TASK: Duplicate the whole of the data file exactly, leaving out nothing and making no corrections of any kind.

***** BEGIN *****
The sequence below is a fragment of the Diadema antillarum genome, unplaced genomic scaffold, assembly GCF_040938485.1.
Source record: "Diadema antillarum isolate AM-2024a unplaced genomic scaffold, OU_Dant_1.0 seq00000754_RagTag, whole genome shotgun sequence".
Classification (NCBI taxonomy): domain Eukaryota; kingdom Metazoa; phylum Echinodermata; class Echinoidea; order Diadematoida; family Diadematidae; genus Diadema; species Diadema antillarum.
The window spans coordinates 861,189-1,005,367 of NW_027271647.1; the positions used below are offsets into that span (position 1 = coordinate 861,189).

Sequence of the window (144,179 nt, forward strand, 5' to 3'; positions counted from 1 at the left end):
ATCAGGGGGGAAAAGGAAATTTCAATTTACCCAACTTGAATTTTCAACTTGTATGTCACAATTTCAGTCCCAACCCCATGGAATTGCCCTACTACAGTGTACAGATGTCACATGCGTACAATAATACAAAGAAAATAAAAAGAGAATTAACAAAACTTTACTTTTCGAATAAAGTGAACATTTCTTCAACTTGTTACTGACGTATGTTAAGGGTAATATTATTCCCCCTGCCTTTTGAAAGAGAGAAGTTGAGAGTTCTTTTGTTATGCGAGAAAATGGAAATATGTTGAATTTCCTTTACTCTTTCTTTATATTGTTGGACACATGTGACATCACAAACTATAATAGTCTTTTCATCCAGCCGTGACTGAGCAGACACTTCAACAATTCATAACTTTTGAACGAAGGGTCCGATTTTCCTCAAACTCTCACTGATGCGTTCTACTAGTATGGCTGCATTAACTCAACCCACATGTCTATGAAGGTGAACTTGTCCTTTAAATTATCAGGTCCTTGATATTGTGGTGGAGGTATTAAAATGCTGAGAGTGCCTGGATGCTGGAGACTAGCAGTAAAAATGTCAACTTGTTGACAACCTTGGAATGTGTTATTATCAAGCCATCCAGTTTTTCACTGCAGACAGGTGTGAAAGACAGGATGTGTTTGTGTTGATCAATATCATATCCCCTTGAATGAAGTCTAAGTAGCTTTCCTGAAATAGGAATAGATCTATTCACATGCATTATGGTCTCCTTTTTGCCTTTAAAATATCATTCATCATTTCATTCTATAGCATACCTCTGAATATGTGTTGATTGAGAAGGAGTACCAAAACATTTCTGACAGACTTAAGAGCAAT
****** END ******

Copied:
The sequence below is a fragment of the Diadema antillarum genome, unplaced genomic scaffold, assembly GCF_040938485.1.
Source record: "Diadema antillarum isolate AM-2024a unplaced genomic scaffold, OU_Dant_1.0 seq00000754_RagTag, whole genome shotgun sequence".
Classification (NCBI taxonomy): domain Eukaryota; kingdom Metazoa; phylum Echinodermata; class Echinoidea; order Diadematoida; family Diadematidae; genus Diadema; species Diadema antillarum.
The window spans coordinates 861,189-1,005,367 of NW_027271647.1; the positions used below are offsets into that span (position 1 = coordinate 861,189).

Sequence of the window (144,179 nt, forward strand, 5' to 3'; positions counted from 1 at the left end):
ATCAGGGGGGAAAAGGAAATTTCAATTTACCCAACTTGAATTTTCAACTTGTATGTCACAATTTCAGTCCCAACCCCATGGAATTGCCCTACTACAGTGTACAGATGTCACATGCGTACAATAATACAAAGAAAATAAAAAGAGAATTAACAAAACTTTACTTTTCGAATAAAGTGAACATTTCTTCAACTTGTTACTGACGTATGTTAAGGGTAATATTATTCCCCCTGCCTTTTGAAAGAGAGAAGTTGAGAGTTCTTTTGTTATGCGAGAAAATGGAAATATGTTGAATTTCCTTTACTCTTTCTTTATATTGTTGGACACATGTGACATCACAAACTATAATAGTCTTTTCATCCAGCCGTGACTGAGCAGACACTTCAACAATTCATAACTTTTGAACGAAGGGTCCGATTTTCCTCAAACTCTCACTGATGCGTTCTACTAGTATGGCTGCATTAACTCAACCCACATGTCTATGAAGGTGAACTTGTCCTTTAAATTATCAGGTCCTTGATATTGTGGTGGAGGTATTAAAATGCTGAGAGTGCCTGGATGCTGGAGACTAGCAGTAAAAATGTCAACTTGTTGACAACCTTGGAATGTGTTATTATCAAGCCATCCAGTTTTTCACTGCAGACAGGTGTGAAAGACAGGATGTGTTTGTGTTGATCAATATCATATCCCCTTGAATGAAGTCTAAGTAGCTTTCCTGAAATAGGAATAGATCTATTCACATGCATTATGGTCTCCTTTTTGCCTTTAAAATATCATTCATCATTTCATTCTATAGCATACCTCTGAATATGTGTTGATTGAGAAGGAGTACCAAAACATTTCTGACAGACTTAAGAGCAAT